Where Bitcoin Is Legal Tender

Where Bitcoin Is Legal Tender

  • Bitcoin
  • September 16, 2022
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  • 8

To the Editor:
This was utterly predictable. Imagine what would happen if the U.S. dollar fluctuated at only a small percentage of the degree to which Bitcoin does. Total chaos (“El Salvador’s Lonely Experiment,” Cover Story, Sept. 9).

Combined with the senseless environmental harm done by these absurd cryptocurrencies, this should be a lesson to anyone who thinks this “currency” has any place in serious financial systems. Hopefully, the Securities Exchange Commission and/or Congress will finally apply common-sense regulations on crypto.

John Fischer, On Barrons.com

To the Editor:
Getting into crypto is a risk/reward decision threshold for me. When the risk/reward ratio of using crypto versus the dollar becomes better in my favor, it is time. Now is not the time. Let the crypto crowd sweat out the kinks. I’ll sit on the sidelines and watch the game unfold.

Roli Antonio, On Barrons.com

Contrarian Indicators

To the Editor:
A Kardashian private-equity firm (“A Housing Bubble and Kim Kardashian: More Troubling News for Markets,” Up & Down Wall Street, Sept. 9). Actors promoting crypto when Bitcoin was at $62,000. C-list celebrities with special-purpose acquisition companies. Even NBA superstar Giannis Antetokounmpo is starting an environmental, social, and corporate governance fund. Sounds great. Hey, what could go wrong?

Steve Klouda, Sugar Grove, Ill.

Social Insecurity

To the Editor:
Americans have been wringing their hands for decades about the insufficiency of funds in the pool of capital that will freeze out the next generation of payees. The problem isn’t economic; it is entirely political (“Social Security Will Hit a Breaking Point. What It Means for Younger Workers,” Sept. 9).

We can solve “social insecurity” in a heartbeat. Simply invest the money in an index of U.S. equities that, over time, will pay beneficiaries about 9% a year versus the current 1% that the fund earns. That will end the subject of sufficient funds, as participants will earn great sums over time. The impediments are politicians in Washington, D.C., who want control over the fund so they can blow it on favored projects, rather than give Americans the peace of mind that we all seek.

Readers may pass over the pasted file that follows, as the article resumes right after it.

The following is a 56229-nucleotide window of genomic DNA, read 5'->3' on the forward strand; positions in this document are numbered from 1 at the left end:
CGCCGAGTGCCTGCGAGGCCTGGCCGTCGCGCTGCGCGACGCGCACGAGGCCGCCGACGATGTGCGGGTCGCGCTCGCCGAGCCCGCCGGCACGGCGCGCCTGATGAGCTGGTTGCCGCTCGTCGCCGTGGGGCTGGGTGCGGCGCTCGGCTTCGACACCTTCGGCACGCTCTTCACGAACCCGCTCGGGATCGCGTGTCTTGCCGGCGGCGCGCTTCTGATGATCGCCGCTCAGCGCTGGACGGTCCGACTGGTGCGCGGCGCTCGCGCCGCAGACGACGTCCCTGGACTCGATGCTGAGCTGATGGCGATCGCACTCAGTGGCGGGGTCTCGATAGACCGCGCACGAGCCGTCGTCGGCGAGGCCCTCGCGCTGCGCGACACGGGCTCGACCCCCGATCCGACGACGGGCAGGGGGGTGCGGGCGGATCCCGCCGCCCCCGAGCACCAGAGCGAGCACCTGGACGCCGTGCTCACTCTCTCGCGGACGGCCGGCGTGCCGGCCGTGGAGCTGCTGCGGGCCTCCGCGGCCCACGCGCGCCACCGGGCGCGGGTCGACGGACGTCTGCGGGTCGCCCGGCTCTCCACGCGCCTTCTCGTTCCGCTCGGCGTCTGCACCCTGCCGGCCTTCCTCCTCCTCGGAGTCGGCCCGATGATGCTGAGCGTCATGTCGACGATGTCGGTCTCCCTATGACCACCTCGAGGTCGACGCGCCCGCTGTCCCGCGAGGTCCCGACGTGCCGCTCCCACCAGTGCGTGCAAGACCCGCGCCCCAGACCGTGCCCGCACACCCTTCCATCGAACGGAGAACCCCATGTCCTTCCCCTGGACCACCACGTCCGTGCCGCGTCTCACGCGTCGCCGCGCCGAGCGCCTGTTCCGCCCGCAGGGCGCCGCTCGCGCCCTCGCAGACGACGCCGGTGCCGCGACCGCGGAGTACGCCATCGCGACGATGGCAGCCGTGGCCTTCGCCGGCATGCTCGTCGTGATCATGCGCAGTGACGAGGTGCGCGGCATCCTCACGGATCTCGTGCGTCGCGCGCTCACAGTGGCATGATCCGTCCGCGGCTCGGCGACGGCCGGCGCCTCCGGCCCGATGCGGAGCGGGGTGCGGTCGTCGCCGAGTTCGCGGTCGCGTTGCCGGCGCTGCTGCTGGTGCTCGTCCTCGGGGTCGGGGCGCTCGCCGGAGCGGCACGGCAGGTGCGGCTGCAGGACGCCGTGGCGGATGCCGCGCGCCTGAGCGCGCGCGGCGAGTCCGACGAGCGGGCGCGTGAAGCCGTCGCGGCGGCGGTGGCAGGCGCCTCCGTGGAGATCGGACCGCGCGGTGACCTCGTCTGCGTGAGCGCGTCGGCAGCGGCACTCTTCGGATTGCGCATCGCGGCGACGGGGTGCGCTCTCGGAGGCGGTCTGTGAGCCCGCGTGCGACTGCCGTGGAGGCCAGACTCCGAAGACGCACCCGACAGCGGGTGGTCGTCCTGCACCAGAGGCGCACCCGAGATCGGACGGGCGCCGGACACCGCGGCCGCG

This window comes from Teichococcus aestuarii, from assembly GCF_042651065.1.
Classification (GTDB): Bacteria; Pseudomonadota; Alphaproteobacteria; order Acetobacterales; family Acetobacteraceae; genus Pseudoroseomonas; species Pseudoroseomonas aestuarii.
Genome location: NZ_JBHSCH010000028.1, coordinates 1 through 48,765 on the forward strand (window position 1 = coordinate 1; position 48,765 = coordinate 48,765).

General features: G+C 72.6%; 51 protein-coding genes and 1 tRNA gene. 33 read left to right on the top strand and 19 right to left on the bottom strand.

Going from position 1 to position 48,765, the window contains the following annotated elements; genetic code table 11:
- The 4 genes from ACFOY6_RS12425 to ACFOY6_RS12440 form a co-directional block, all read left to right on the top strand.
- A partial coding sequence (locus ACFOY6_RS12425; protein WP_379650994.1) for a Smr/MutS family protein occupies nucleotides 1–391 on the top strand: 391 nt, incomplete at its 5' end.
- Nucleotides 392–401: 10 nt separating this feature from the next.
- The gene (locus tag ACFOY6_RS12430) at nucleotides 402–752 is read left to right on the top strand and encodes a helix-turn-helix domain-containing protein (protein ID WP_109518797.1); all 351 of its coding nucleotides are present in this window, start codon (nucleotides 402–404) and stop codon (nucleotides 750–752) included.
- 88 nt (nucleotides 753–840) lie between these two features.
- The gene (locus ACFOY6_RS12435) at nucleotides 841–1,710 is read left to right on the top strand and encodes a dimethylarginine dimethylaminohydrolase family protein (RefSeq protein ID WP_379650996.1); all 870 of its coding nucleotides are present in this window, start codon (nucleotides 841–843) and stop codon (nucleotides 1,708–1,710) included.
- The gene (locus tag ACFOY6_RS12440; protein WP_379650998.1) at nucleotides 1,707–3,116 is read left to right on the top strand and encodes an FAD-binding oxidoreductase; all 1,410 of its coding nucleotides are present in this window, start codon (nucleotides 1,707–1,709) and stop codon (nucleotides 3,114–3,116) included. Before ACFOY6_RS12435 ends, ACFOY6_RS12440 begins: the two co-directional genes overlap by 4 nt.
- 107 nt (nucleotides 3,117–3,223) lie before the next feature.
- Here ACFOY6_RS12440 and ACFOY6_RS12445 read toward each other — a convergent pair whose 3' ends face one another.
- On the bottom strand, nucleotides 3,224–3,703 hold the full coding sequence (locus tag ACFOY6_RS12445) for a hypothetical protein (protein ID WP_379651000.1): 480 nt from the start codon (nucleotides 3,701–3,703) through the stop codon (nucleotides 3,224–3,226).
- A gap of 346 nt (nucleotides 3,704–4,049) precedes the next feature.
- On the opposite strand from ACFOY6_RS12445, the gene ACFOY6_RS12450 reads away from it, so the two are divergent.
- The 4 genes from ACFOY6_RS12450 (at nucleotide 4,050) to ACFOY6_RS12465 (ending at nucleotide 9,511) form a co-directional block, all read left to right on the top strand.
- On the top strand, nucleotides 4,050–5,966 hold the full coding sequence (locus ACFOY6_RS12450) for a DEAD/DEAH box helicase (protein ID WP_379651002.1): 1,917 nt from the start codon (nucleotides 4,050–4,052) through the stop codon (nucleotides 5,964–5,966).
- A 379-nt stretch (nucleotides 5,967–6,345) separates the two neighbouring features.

Citizens should band together and demand this outcome or vote against every member of Congress who thinks otherwise. And for those who refuse to comply, we should remove them from any retirement program in which they now participate. Care to bet we get the changes?

Rich Klitzberg, Boca Raton, Fla.

To the Editor:
The easiest and most sensible way to guarantee Social Security continuity is to raise the cap on contributions. This is done periodically. Even so, it has always been the lower and middle classes that fund Social Security. The wealthy upper classes have never paid their fair share because their contributions stop at [an annual income level of] $147,000. Why aren’t we taxing those that make $148,000 to $10 million-plus on their full income, or at least some percentage above the current cap? That would keep Social Security in the black indefinitely.

Lyle Stotelmyre, Oceanside, Calif.

To the Editor:
I found Martha Shedden, president and co-founder of the National Association of Registered Social Security Analysts, a bit glib as she concluded that beneficiaries should simply ignore potential benefit cuts resulting from program shortfalls. If benefits are cut 23% across the board in 2034, it will have a much smaller impact on those who start benefits early than on those who start them late.

Assume someone turns 62 in 2026. Under the provided program depletion schedule, he can enjoy eight years of benefits before the cut starts in 2034. But if he starts benefits at age 70, his benefits are cut from inception.

In addition, compared with a program without such cuts, the breakeven year (a critical calculation for any sane individual evaluating the merits of delaying retirement) under the above situation comes three years later (at age 81) for someone waiting until full retirement age and four years later (at age 86) for someone waiting until age 70.

Clint Myers, Georgetown, S.C.

Buying Europe

To the Editor:
Cresset Capital’s Jack Ablin believes that there will be a buying opportunity in the First Trust S&P International Dividend Aristocrats exchange-traded fund when Federal Reserve tightening slows (“How Europe’s Energy Crisis Could Play Out,” Sept. 9). As Ablin says, the ETF holds high-quality companies with strong balance sheets that can withstand an “ugly quarter.” But however strong these companies might be, the problem lies with the ETF’s long-term performance: one-year, minus 8.38%; three-year, 1.74%; five-year, 2.8%; and from inception, 2.14%. I wonder why Ablin thinks the future might be any brighter. Some individual-stock research might prove better in selecting winners.

Harvey Rosen, Brooklyn N.Y.

Holy Grail

To the Editor:
Clearly, Illumina’s main line of business producing sequencing tools is fantastic (“Illumina Stock Has Tanked After Its Deal for Grail. The Battle With Regulators Continues,” Follow-Up, Sept. 9). My view is that CEO Francis deSouza wouldn’t be spending the enormous amounts of human capital and actual dollars for Grail unless the payoff would be huge, which I happen to agree with. The numbers are massive. I’m sticking with Illumina and deSouza, with or without Grail, but I hope that it’s with.

Britt Hughes, On Barrons.com

Send letters to: mail@barrons.com. To be considered for publication, correspondence must bear the writer’s name, address, and phone number. Letters are subject to editing.

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